Assortative mating is a deviation from random mating based on phenotypic similarity. As it is much better studied in animals than in plants, we investigate for trees whether kinship of realized mating pairs deviates from what is expected from the set of potential mates and use this information to infer mating biases that may result from kin recognition and/or assortative mating. Our analysis covers twenty species of trees for which microsatellite data is available for adult populations (potential mates) as well as seed arrays. We test whether mean relatedness of observed mating pairs deviates from null expectations that only take pollen dispersal distances into account (estimated from the same dataset). This allows to identify elevated as well as reduced kinship among realized mating pairs, indicative of positive and negative assortative mating, respectively. The test is also able to distinguish elevated biparental inbreeding that occurs solely as a result of related pairs growing closer to each other from further assortativeness.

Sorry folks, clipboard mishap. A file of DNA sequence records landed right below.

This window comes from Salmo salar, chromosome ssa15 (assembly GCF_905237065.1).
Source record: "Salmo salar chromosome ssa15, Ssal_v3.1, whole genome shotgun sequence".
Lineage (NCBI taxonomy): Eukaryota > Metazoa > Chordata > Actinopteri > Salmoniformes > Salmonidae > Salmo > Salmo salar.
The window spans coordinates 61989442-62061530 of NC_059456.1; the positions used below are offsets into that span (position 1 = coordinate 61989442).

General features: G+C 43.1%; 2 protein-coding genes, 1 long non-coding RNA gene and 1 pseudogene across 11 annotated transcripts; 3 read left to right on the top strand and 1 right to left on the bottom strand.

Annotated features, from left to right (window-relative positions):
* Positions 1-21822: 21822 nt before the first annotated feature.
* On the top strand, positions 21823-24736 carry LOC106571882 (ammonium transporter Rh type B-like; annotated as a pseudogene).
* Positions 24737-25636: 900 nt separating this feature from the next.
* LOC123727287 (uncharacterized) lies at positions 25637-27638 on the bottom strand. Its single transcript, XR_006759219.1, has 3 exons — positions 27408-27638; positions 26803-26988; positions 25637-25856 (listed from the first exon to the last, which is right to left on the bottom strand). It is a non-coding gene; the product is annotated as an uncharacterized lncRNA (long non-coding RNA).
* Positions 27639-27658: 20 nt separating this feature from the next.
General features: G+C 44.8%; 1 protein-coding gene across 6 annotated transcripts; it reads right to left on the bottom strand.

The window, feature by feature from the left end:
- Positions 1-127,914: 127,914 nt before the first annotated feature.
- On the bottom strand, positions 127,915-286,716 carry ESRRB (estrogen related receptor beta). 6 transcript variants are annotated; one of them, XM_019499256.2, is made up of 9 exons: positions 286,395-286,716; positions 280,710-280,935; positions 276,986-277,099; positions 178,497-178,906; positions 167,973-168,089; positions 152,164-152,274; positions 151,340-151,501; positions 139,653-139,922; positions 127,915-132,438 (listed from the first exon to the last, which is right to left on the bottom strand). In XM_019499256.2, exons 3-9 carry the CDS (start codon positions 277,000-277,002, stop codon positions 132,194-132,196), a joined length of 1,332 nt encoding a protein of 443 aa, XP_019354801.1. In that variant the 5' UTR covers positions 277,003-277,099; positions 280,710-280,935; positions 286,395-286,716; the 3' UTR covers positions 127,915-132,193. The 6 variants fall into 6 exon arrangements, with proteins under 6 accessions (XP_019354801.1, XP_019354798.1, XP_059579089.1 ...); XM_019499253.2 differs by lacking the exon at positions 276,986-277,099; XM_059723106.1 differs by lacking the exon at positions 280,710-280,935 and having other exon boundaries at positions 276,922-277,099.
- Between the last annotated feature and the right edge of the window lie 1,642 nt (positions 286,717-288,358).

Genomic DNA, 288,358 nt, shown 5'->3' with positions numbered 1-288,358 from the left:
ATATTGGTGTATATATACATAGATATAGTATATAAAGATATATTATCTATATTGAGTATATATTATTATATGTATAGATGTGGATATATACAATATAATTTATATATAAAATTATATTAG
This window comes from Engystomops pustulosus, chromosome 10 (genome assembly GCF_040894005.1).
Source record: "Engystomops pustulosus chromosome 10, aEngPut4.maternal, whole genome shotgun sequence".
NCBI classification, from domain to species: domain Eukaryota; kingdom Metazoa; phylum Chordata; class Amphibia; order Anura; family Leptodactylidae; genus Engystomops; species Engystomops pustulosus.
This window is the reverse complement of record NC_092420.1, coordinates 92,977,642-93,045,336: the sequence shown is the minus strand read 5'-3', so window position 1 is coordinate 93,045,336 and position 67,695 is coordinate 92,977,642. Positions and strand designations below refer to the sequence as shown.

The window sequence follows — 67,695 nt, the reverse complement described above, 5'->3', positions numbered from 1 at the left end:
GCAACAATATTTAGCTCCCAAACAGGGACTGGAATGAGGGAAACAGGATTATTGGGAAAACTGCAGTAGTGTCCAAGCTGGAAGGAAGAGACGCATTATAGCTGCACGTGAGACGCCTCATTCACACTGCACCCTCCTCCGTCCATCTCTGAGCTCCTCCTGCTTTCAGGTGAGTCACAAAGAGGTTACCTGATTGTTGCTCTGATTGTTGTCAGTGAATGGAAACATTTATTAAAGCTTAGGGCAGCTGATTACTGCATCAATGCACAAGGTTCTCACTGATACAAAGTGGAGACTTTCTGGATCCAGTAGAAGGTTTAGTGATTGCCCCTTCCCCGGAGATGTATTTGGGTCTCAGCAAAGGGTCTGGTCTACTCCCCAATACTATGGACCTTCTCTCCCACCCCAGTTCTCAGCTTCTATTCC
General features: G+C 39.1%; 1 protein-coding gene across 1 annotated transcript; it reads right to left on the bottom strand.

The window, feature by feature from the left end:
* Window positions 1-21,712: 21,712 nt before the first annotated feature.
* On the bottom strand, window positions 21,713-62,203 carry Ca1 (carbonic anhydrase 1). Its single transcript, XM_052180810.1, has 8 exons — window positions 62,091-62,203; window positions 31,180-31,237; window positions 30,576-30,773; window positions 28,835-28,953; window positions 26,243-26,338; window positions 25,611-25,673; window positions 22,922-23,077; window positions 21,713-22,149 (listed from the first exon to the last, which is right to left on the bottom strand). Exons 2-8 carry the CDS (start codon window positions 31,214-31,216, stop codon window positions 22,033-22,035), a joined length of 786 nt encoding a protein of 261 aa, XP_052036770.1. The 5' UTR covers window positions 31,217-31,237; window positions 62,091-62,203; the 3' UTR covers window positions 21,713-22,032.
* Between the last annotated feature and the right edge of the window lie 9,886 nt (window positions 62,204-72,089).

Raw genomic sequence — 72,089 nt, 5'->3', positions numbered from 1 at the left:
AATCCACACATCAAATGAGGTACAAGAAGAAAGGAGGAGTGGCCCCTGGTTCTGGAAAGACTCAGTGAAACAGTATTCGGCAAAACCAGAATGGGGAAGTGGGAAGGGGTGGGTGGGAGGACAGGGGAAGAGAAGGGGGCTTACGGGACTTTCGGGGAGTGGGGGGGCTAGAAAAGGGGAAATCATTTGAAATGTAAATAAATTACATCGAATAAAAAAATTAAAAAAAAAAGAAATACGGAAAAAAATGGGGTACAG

Assortative mating in trees appears potentially common but not ubiquitous: nine data sets show mating bias with elevated inbreeding, nine do not deviate significantly from the null expectation, and two show mating bias with reduced inbreeding.
While our datasets lack direct information on phenology, our investigation of the phenological literature for each species identifies flowering phenology as a potential driver of positive assortative mating (leading to elevated inbreeding) in trees. Since active kin recognition provides an alternative hypothesis for these patterns, we encourage further investigations on the processes and traits that influence mating patterns in trees.